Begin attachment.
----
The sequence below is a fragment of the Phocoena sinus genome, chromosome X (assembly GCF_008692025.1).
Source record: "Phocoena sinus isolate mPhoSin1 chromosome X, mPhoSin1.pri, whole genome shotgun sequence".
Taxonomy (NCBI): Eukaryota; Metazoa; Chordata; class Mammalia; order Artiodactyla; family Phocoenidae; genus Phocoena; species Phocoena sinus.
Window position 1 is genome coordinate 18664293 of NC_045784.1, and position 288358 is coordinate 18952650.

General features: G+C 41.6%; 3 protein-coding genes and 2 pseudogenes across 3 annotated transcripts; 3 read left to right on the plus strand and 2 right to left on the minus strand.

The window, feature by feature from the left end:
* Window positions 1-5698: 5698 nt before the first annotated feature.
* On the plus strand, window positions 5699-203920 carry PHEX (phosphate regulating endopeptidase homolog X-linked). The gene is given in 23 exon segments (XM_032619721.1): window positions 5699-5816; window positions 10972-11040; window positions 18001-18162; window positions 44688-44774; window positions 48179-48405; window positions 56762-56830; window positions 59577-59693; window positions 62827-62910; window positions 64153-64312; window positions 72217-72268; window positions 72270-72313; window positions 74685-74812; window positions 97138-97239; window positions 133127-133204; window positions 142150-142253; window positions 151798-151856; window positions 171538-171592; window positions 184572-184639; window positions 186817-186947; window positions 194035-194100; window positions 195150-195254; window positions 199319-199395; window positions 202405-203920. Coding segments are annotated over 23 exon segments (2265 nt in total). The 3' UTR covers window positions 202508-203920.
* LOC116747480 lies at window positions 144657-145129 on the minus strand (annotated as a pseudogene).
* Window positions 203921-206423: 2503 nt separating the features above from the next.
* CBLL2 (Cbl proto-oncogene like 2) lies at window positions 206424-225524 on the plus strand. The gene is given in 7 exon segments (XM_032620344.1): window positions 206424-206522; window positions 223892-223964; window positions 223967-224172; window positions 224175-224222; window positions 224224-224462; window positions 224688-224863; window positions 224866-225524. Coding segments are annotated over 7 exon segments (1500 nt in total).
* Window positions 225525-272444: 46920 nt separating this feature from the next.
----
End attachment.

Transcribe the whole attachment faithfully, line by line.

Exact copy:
The sequence below is a fragment of the Phocoena sinus genome, chromosome X (assembly GCF_008692025.1).
Source record: "Phocoena sinus isolate mPhoSin1 chromosome X, mPhoSin1.pri, whole genome shotgun sequence".
Taxonomy (NCBI): Eukaryota; Metazoa; Chordata; class Mammalia; order Artiodactyla; family Phocoenidae; genus Phocoena; species Phocoena sinus.
Window position 1 is genome coordinate 18664293 of NC_045784.1, and position 288358 is coordinate 18952650.

General features: G+C 41.6%; 3 protein-coding genes and 2 pseudogenes across 3 annotated transcripts; 3 read left to right on the plus strand and 2 right to left on the minus strand.

The window, feature by feature from the left end:
* Window positions 1-5698: 5698 nt before the first annotated feature.
* On the plus strand, window positions 5699-203920 carry PHEX (phosphate regulating endopeptidase homolog X-linked). The gene is given in 23 exon segments (XM_032619721.1): window positions 5699-5816; window positions 10972-11040; window positions 18001-18162; window positions 44688-44774; window positions 48179-48405; window positions 56762-56830; window positions 59577-59693; window positions 62827-62910; window positions 64153-64312; window positions 72217-72268; window positions 72270-72313; window positions 74685-74812; window positions 97138-97239; window positions 133127-133204; window positions 142150-142253; window positions 151798-151856; window positions 171538-171592; window positions 184572-184639; window positions 186817-186947; window positions 194035-194100; window positions 195150-195254; window positions 199319-199395; window positions 202405-203920. Coding segments are annotated over 23 exon segments (2265 nt in total). The 3' UTR covers window positions 202508-203920.
* LOC116747480 lies at window positions 144657-145129 on the minus strand (annotated as a pseudogene).
* Window positions 203921-206423: 2503 nt separating the features above from the next.
* CBLL2 (Cbl proto-oncogene like 2) lies at window positions 206424-225524 on the plus strand. The gene is given in 7 exon segments (XM_032620344.1): window positions 206424-206522; window positions 223892-223964; window positions 223967-224172; window positions 224175-224222; window positions 224224-224462; window positions 224688-224863; window positions 224866-225524. Coding segments are annotated over 7 exon segments (1500 nt in total).
* Window positions 225525-272444: 46920 nt separating this feature from the next.